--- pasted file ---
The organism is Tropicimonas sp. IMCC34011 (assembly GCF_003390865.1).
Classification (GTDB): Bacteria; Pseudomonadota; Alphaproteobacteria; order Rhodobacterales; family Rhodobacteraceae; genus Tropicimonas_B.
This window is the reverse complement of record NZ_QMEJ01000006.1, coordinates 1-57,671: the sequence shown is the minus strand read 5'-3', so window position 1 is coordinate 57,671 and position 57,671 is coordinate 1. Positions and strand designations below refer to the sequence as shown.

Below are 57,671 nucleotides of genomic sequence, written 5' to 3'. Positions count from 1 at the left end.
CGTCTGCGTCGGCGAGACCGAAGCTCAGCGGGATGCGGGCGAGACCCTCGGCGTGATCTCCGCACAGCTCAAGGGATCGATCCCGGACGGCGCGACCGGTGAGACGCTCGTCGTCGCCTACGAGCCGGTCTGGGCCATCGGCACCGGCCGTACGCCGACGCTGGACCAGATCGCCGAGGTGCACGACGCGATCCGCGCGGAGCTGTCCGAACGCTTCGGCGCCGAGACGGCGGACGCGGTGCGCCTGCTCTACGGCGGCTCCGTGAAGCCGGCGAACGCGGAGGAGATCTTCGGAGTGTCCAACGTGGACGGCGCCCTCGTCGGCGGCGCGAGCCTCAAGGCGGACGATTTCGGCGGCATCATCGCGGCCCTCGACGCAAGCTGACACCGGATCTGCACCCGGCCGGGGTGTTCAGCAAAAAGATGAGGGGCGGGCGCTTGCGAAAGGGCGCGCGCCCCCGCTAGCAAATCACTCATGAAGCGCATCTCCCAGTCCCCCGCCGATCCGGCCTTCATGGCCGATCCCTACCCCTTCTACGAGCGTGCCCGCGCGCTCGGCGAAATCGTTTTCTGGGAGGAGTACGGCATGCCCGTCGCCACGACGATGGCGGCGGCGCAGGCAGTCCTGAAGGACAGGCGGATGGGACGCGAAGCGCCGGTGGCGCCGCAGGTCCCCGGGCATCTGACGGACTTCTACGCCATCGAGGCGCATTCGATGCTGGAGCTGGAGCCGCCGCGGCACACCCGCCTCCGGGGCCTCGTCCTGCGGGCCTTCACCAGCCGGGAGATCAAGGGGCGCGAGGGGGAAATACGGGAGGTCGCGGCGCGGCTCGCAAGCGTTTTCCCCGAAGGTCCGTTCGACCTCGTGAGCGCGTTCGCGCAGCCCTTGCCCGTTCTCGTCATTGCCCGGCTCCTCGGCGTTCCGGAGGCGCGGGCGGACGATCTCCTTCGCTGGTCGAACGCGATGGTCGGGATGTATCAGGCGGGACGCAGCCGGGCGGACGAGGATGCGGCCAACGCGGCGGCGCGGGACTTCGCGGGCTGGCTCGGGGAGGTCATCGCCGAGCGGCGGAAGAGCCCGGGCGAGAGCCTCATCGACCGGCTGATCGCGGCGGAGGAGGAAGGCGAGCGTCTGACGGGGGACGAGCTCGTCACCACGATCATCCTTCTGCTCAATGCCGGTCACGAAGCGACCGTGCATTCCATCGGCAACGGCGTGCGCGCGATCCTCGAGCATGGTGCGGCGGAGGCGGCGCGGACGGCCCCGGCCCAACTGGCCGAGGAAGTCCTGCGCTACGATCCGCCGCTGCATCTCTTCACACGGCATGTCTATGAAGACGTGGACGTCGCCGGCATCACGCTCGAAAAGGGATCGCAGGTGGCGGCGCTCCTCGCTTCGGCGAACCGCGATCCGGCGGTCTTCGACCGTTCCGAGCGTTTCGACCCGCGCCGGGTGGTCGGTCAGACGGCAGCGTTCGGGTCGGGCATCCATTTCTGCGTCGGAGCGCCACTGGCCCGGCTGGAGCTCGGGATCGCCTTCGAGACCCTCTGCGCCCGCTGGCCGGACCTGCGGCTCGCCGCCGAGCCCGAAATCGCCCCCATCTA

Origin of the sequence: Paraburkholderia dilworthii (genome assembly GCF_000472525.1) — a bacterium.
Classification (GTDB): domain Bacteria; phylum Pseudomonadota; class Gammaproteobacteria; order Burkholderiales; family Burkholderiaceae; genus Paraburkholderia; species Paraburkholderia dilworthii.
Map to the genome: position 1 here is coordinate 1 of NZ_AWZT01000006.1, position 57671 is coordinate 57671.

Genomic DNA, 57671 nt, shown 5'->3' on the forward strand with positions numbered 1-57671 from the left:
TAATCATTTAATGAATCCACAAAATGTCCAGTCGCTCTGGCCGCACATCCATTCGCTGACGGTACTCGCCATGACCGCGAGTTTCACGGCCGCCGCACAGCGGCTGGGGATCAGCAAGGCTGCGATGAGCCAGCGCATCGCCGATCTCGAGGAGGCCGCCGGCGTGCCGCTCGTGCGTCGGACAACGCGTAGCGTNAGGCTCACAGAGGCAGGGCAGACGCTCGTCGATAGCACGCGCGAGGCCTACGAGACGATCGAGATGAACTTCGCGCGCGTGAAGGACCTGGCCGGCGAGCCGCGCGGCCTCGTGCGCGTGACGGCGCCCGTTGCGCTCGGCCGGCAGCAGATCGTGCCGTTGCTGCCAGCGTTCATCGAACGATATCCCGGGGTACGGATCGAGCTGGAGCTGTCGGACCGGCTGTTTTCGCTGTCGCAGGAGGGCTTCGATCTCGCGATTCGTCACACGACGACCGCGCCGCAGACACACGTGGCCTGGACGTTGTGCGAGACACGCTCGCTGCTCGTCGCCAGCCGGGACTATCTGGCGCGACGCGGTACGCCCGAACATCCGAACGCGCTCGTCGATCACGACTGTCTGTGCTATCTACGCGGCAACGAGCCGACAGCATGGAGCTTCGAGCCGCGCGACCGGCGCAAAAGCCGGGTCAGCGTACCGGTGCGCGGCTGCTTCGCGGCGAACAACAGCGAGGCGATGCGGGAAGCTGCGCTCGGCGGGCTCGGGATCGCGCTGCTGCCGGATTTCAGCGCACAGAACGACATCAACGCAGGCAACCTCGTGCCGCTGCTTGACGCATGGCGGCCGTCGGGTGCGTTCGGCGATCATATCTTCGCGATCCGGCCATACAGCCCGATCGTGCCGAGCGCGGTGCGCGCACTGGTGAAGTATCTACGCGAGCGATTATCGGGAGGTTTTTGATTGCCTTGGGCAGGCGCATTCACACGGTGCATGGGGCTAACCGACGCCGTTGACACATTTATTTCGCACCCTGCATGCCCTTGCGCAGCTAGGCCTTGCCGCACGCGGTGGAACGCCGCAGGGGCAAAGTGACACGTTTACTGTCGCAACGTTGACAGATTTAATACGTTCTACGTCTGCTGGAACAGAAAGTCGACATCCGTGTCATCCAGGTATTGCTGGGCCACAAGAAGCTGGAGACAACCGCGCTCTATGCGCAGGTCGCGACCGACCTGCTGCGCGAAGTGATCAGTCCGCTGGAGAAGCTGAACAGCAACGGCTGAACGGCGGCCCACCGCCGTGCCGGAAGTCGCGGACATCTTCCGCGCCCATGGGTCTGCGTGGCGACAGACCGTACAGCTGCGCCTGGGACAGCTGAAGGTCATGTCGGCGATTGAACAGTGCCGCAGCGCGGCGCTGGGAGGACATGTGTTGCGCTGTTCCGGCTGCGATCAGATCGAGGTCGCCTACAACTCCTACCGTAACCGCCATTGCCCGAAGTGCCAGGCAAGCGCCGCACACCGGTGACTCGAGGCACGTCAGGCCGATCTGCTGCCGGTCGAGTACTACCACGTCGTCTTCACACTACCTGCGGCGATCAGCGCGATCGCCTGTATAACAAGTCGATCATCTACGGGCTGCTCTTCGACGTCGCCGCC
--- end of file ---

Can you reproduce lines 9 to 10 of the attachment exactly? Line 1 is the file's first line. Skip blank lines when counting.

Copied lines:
Genomic DNA, 57671 nt, shown 5'->3' on the forward strand with positions numbered 1-57671 from the left:
TAATCATTTAATGAATCCACAAAATGTCCAGTCGCTCTGGCCGCACATCCATTCGCTGACGGTACTCGCCATGACCGCGAGTTTCACGGCCGCCGCACAGCGGCTGGGGATCAGCAAGGCTGCGATGAGCCAGCGCATCGCCGATCTCGAGGAGGCCGCCGGCGTGCCGCTCGTGCGTCGGACAACGCGTAGCGTNAGGCTCACAGAGGCAGGGCAGACGCTCGTCGATAGCACGCGCGAGGCCTACGAGACGATCGAGATGAACTTCGCGCGCGTGAAGGACCTGGCCGGCGAGCCGCGCGGCCTCGTGCGCGTGACGGCGCCCGTTGCGCTCGGCCGGCAGCAGATCGTGCCGTTGCTGCCAGCGTTCATCGAACGATATCCCGGGGTACGGATCGAGCTGGAGCTGTCGGACCGGCTGTTTTCGCTGTCGCAGGAGGGCTTCGATCTCGCGATTCGTCACACGACGACCGCGCCGCAGACACACGTGGCCTGGACGTTGTGCGAGACACGCTCGCTGCTCGTCGCCAGCCGGGACTATCTGGCGCGACGCGGTACGCCCGAACATCCGAACGCGCTCGTCGATCACGACTGTCTGTGCTATCTACGCGGCAACGAGCCGACAGCATGGAGCTTCGAGCCGCGCGACCGGCGCAAAAGCCGGGTCAGCGTACCGGTGCGCGGCTGCTTCGCGGCGAACAACAGCGAGGCGATGCGGGAAGCTGCGCTCGGCGGGCTCGGGATCGCGCTGCTGCCGGATTTCAGCGCACAGAACGACATCAACGCAGGCAACCTCGTGCCGCTGCTTGACGCATGGCGGCCGTCGGGTGCGTTCGGCGATCATATCTTCGCGATCCGGCCATACAGCCCGATCGTGCCGAGCGCGGTGCGCGCACTGGTGAAGTATCTACGCGAGCGATTATCGGGAGGTTTTTGATTGCCTTGGGCAGGCGCATTCACACGGTGCATGGGGCTAACCGACGCCGTTGACACATTTATTTCGCACCCTGCATGCCCTTGCGCAGCTAGGCCTTGCCGCACGCGGTGGAACGCCGCAGGGGCAAAGTGACACGTTTACTGTCGCAACGTTGACAGATTTAATACGTTCTACGTCTGCTGGAACAGAAAGTCGACATCCGTGTCATCCAGGTATTGCTGGGCCACAAGAAGCTGGAGACAACCGCGCTCTATGCGCAGGTCGCGACCGACCTGCTGCGCGAAGTGATCAGTCCGCTGGAGAAGCTGAACAGCAACGGCTGAACGGCGGCCCACCGCCGTGCCGGAAGTCGCGGACATCTTCCGCGCCCATGGGTCTGCGTGGCGACAGACCGTACAGCTGCGCCTGGGACAGCTGAAGGTCATGTCGGCGATTGAACAGTGCCGCAGCGCGGCGCTGGGAGGACATGTGTTGCGCTGTTCCGGCTGCGATCAGATCGAGGTCGCCTACAACTCCTACCGTAACCGCCATTGCCCGAAGTGCCAGGCAAGCGCCGCACACCGGTGACTCGAGGCACGTCAGGCCGATCTGCTGCCGGTCGAGTACTACCACGTCGTCTTCACACTACCTGCGGCGATCAGCGCGATCGCCTGTATAACAAGTCGATCATCTACGGGCTGCTCTTCGACGTCGCCGCC